(Last Updated On: September 24, 2014)

Oral tradition is one of the oldest forms of historical record keeping.

As thousands walked through the Budweiser Snow Sculpture International Championships this week, they may not have even realized they were getting a history lesson. But they were.

"Fight" from the Mongolian team.

“Fight” from the Mongolian team.

Storytelling can take on many forms, and is seen in speech, song, dance, ballads and chants. It is one of the oldest and most revered forms of preserving a cultural history, preserving the history of a people by incorporating facts into story. Nearly every culture in the world, and throughout known human history, has participated in some form of oral tradition, or oral history, and the storytellers have been regarded as socially valuable, important individuals.

Russia’s team presented us with “Immortal Spirit of Antiquity,” a piece featuring the iconic Olympic flame. Fire itself is an element found around the globe in the oldest of stories, as it is often the source of warmth and the center of the camp or home. Storytellers throughout history have built their traditions and passed their lineage while encircling the fire.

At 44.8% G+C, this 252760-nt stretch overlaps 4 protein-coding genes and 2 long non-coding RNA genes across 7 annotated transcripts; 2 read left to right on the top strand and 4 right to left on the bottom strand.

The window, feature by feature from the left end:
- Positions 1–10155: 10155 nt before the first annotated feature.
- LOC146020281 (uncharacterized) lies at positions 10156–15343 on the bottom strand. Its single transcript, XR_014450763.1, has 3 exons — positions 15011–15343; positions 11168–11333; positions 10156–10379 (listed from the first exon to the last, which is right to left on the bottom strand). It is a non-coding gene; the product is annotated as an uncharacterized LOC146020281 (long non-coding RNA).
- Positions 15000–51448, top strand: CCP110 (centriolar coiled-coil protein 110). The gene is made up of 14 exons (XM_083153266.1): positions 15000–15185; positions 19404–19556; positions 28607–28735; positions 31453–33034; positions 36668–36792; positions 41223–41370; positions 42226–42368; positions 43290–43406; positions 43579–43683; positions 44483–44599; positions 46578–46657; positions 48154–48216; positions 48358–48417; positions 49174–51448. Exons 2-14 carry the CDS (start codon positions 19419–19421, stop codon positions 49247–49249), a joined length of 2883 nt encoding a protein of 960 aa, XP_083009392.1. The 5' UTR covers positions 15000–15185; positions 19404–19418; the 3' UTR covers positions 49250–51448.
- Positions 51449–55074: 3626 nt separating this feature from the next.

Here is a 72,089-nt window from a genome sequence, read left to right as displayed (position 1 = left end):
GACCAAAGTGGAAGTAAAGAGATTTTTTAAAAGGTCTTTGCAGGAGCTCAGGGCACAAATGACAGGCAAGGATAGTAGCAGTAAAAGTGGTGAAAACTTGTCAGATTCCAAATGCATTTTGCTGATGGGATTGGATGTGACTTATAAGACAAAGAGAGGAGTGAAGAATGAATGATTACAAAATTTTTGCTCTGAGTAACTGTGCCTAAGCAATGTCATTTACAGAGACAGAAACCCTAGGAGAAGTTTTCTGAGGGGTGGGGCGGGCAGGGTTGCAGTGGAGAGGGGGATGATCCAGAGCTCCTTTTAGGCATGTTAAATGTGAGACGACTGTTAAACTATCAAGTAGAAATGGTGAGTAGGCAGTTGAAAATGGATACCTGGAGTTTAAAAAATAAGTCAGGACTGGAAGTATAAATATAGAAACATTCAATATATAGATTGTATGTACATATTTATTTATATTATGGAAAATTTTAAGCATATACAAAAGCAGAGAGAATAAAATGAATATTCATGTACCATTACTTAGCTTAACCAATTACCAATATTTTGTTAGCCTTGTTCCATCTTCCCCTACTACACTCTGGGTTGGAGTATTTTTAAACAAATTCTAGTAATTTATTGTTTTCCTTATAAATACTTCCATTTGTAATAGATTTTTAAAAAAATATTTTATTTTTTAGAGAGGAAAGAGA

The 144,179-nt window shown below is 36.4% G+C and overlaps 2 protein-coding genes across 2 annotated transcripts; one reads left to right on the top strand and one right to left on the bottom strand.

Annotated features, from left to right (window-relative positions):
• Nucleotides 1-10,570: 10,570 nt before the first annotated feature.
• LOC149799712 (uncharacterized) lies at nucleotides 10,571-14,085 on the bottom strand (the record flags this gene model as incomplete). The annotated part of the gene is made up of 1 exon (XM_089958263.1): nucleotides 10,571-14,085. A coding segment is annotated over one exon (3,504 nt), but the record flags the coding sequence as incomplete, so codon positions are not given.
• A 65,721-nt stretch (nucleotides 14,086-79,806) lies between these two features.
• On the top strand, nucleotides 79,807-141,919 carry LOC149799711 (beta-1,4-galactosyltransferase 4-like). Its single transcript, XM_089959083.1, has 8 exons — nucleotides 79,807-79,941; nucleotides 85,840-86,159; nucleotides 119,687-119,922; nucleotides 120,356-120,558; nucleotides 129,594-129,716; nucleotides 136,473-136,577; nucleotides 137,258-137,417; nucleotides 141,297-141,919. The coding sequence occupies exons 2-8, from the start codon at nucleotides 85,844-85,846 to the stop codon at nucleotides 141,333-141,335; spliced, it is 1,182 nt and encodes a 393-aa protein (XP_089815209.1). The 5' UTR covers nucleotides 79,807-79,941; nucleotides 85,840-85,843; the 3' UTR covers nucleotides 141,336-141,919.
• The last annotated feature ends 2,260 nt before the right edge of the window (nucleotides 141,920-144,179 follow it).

The Olympic flame, as perceived by the Russian team.

The Olympic flame, as perceived by the Russian team.

“Fight” from the Mongolian team may be this year’s most obvious acknowledgement of history and tradition. The depicted image, that of two warriors on horseback battling a three headed monster, is a  legendary tale, one possibly born from the discoveries of fossilized Protoceratops skeletons found in that area.[i]

Not all of the sculptures represented oral history, however. The Great Britain team produced a replica for “Hunky Punks,” carvings of “grotesque beasts,” which can be found on stone church towers in West Somerset. The originals date back to the Gothic architectural period from 1450-1550 CE.

The church towers of West Somerset in snow.

The church towers of West Somerset in snow.

This incredible art form, creating massive sculptures from the fine grains of snow and ice, has grown to be a favorite local tradition as well as a competition with international appeal. The artists themselves, the teams that come together from all corners of our globe, are our storytellers. They carry on the tradition that is as old as man; telling the stories of their ancestors with creativity and grace.


[i] Allen A. Debus. Preshistoric Monsters: The Real and Imagined Creatures of the Past That We Love to Fear. McFarland & Company, Inc., Jefferson, North Carolina, 2010, p15.

 

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